Priory Church of St Mary, Abergavenny

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Priory Church of St Mary.jpg

The Priory Church of St Mary, Abergavenny is a church in the centre of Abergavenny in Monmouthshire, Wales.

St. Marys has been called 'the Westminster Abbey of Wales' because of its large size [1] and the number of high status church monument tombs and the rare medieval effigies surviving within it [2]. The church is a Grade I listed building as of 1 July 1952.[1]

History[edit]

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It was originally the church of the Benedictine Priory established under Hamelin de Balun the first Norman holder of the title Lord Abergavenny or later Baron Bergavenny in the 1090s. At this time it was a cell of the abbey of Saint Vincent at Le Mans in France. Recent archaeological surveys have revealed significant finds of Roman Samian ware pottery, suggesting that the Church may have been on the site of a previous site of Romano-British and possibly Celtic worship.

Henry de Abergavenny was a Prior here and later at Llandaff in the late 12th century and was chosen to assist at the Coronation of King John I of England in 1199. Successive Lords of Abergavenny were by necessity also benefactors, including William de Braose, 4th Lord of Bramber.

In 1320 John Hastings, 2nd Baron Hastings, called on the Pope to set up an investigation into the Priory, in which the monks were accused of failing to maintain the Benedictine Rule and the Prior, Fulk Gaston, absconded to the mother Abbey with the church silver!

Later History[edit]

By the Dissolution of the Monasteries the Priory had only the Prior and four monks. Due to the close connections between the Lords of Abergavenny and the Tudor dynasty the priory was spared and became the parish church.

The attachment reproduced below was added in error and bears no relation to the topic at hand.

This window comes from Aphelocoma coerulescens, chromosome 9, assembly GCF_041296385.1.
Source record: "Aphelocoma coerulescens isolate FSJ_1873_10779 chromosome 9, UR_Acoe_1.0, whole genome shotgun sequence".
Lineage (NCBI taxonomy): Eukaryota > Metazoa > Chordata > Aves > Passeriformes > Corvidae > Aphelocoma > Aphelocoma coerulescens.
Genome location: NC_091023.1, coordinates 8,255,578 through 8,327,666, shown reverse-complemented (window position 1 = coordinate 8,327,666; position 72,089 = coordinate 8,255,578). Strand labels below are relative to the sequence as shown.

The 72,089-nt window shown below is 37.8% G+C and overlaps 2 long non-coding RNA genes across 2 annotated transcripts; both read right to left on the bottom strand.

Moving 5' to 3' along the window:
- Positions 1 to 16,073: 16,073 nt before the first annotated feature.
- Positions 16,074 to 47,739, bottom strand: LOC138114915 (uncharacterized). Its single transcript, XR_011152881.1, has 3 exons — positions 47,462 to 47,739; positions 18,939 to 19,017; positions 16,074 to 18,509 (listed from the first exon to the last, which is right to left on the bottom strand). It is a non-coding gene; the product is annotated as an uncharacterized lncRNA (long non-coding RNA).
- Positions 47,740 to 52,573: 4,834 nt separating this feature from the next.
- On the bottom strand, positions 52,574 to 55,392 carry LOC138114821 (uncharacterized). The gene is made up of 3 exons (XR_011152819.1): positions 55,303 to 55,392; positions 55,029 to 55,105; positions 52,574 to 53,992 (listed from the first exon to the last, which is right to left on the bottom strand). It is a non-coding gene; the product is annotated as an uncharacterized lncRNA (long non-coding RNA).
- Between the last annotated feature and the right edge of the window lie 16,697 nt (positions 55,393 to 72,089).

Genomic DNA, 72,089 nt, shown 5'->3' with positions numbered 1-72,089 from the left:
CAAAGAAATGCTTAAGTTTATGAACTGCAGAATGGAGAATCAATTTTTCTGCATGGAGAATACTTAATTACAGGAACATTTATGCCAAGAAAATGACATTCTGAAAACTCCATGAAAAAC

Description[edit]

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The church is cruciform in layout and impressively large with a chancel and nave 172 feet long or 52 metres in length.

The central tower has Ten bells.

The church is mainly in the Decorated and Perpendicular Period architectural styles and was like many churches subjected to Victorian period refurbishment in the 19th century with sadly little trace of the original Norman architecture surviving. The Norman Baptismal font was rediscovered in the churchyard in the 19th century; it had been removed from the church in the 17th century by a local Baptist minister, John Abbot, on the grounds that he did not believe in infant baptism.

However the oaken choir stalls with carved misericords and carved lattice work backs are 15th century survivals. They bear the name of the Prior at that time named 'Wynchestre' and his own stall remains, slightly raised and surmounted by a mitre.

Effigies[edit]

The chief claims to fame for the church today lie in its collection of effigies. The effigies are in wood, alabaster and marble and range in date from the 13th century to the 17th century. One effigy is that of John de Hastings, Lord of Abergavenny (died 1324) and shows him as a young knight, wearing a long surcoat over a hauberk and hood of fine chainmail.